I had a horrible wolf tone on my D string, which my teacher pointed out later when I hit a wolf tone during my recital. Adam explained that every cello has a wolf tone, and the wolf tone is typically found between D and G - usually around F, like mine does.
The wolf tone was not present before; however, I read that better instruments and correct finger positions will produce the wolf tone. So on the positive side, my cello is a definite step up from my initial laminate-rented cello and I'm finally getting my fingerings correct! :)
This is a great article from Strings Weekly on wolf tones: How To Tame Annoying Howling Wolf Tones by Sarah Freiberg. A paraphrase the article and some additional notes below.
Another great article on wolf tones by Aitchison Cellos: Wolf Notes
What is a wolf tone?
A wolf tone can normally be found on the lower strings of the cello and is a result of the instability between the vibration of the body of the cello and the vibration of the affected string. The air volume and the top, or the air volume and the back tries to cancel each other out. When the sound waves are slightly out of sync, the wolf tone appears - the sound gets louder for a bit and then the waves cancel each other out. There is so much energy when the two notes are out of sync that the top of a sound wave's pitch goes UP and at the bottom it goes DOWN. The vibration of the affected string has barely begun to sound when it disappears and is repeated again. which leads to an oscillation, howling or out of tune note.
Well-made cellos have stronger wolf tones:
Every well made, properly proportioned cello has a wolf tone and the wolf is not the result of a basic structural failure, faulty repair job, or misplaced soundpost. It's just a characteristic of the cello because the process of amplifying the sound of the string through the body of the instrument is imperfect.
Better sounding instruments tend to have stronger wolf tones because powerful resonances are required for good-sounding cellos, which increase the likelihood of wolf tones. Also, if your cello is in good adjustment, the wolf can be more pronounced. This is because a cello that is not well adjusted has pitches that are wobbly so a ring is not present when playing and harmonics will be off pitch. When harmonics aren't matched, there is a range of pitches for each note and nothing is focused, so the wolf can hide or make for just general "wolfy" areas.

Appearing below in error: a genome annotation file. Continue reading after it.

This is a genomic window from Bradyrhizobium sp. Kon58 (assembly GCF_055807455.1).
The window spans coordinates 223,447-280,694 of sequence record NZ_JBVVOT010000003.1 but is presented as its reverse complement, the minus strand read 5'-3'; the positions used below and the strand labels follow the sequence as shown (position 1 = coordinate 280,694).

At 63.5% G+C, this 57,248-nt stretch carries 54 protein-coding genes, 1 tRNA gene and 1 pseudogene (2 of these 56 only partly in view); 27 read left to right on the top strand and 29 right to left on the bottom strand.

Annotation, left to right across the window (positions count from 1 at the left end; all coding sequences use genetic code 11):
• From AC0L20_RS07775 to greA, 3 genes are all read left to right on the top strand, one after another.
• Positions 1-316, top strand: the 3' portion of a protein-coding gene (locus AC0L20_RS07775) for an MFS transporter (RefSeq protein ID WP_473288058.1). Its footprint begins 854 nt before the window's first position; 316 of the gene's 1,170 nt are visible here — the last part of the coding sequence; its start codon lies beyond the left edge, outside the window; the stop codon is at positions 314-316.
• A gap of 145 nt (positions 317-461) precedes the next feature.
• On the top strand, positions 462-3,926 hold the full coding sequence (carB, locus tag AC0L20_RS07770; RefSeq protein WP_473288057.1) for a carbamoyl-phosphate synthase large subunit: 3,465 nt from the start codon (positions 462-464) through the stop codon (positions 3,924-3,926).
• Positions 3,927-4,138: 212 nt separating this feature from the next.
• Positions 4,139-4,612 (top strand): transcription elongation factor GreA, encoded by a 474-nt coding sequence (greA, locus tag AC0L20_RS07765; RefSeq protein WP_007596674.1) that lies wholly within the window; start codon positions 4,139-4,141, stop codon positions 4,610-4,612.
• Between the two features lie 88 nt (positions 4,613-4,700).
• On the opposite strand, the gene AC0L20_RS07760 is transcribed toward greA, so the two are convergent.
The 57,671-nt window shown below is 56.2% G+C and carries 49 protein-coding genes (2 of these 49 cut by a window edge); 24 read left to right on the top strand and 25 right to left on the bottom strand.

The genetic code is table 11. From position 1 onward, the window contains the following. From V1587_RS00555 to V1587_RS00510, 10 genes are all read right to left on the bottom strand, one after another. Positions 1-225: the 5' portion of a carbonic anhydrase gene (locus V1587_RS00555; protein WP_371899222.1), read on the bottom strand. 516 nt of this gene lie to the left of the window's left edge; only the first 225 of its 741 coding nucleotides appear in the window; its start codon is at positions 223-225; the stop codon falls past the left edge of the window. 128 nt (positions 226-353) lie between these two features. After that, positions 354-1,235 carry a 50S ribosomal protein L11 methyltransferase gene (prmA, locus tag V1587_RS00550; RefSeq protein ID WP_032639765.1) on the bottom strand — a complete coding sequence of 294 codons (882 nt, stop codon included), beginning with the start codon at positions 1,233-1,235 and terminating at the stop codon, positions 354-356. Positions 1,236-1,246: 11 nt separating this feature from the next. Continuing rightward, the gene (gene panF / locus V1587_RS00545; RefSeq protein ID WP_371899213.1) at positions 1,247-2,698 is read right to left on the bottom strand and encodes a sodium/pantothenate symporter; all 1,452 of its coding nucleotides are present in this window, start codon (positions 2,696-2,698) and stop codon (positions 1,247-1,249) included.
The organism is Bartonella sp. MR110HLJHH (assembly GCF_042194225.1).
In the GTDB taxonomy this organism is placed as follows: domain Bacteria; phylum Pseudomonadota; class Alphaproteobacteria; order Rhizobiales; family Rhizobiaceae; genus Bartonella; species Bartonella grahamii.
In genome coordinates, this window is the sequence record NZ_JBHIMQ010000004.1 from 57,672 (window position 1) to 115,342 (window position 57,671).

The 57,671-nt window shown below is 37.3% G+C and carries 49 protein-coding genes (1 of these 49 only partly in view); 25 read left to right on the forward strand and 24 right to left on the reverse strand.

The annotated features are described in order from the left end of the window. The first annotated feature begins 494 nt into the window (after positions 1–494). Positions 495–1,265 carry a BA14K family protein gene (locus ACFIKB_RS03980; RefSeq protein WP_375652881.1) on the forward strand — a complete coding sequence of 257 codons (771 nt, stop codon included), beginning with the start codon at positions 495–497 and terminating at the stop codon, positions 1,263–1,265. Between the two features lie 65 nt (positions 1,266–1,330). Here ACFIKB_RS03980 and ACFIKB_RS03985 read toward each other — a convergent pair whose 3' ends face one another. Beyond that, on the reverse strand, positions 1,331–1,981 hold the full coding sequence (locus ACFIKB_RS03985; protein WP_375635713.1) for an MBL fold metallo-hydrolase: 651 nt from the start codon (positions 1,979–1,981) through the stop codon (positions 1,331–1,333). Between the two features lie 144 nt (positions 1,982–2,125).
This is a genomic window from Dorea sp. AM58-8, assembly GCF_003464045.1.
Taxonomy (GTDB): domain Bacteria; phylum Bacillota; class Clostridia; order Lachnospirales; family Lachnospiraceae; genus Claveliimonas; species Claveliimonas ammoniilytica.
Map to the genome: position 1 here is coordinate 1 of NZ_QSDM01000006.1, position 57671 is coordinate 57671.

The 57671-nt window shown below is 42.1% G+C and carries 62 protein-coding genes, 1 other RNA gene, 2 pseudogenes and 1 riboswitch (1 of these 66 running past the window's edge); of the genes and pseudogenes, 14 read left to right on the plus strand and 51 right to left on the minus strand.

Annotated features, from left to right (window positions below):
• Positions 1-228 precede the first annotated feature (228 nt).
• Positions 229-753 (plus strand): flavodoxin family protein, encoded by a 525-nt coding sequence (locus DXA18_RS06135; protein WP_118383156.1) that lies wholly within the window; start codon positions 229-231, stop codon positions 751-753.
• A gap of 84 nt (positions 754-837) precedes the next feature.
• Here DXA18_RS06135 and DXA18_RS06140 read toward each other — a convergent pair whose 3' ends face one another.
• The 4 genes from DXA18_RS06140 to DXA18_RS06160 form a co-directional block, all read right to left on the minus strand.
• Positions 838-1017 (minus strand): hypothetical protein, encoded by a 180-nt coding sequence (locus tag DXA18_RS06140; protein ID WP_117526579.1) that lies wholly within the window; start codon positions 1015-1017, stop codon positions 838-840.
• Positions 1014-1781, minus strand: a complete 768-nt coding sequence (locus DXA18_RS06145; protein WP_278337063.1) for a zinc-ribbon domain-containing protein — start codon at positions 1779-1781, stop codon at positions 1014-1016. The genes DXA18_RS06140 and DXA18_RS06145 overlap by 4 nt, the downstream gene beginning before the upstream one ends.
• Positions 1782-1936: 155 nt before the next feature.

It's a good idea to bring your cello in for an adjustment first to ensure the bridge and soundpost are fitting properly, which will allow for better assessment of the wolf problem.
Wolf on D string:
If the wolf is noticeably present on the D string and the wolf 'stuttering' on the D string in first position is easily elicited, then the soundpost may not be giving the cello enough support and may need to be repositioned, tightened, or a longer post may need to be made at the point - so bring your cello to a luthier for a checkup. However, setting the soundpost may make a stronger sound, causing a stronger wolf to appear. Finding the optimal balance between maximizing the sound of your cello, but minimizing,taming a wolf is key. Unfortunately, there is no perfect solution.
Still on my to-do list: bringing my cello to my luthier to check to see if my wolf on D string can be tamed if adjustments are made to the soundpost or bridge of my cello.
Selecting a surpressor - less is better:
Don't put on a heavy wolf eliminator if you can get by with something less intrusive because wolf eliminators also act as filters and can dampen the sound of the cello. Since all good cellos have a wolf, any eliminators take away from the voice of the instrument in one way or another to a lesser or greater degree. Less is better, here's why:
- By completely "eliminating" the wolf, you may be eliminating other resonances as well, i.e. this will remove all supporting overtones that color or enhance the note or related notes.
- Attaching wolf eliminators/suppressors will directly affect a specific pitch or note which could be the reason some players feel a loss of tone, vibrations or color from their cello.
Types of surpressors/eliminators:
1) Single rubber mute - the cheapest and easiest wolf suppressors you can use - you may already have one at your disposal. Since the most bothersome wolf usually hovers around fourth position on the G string, put your mute there (between bridge and the tailpiece).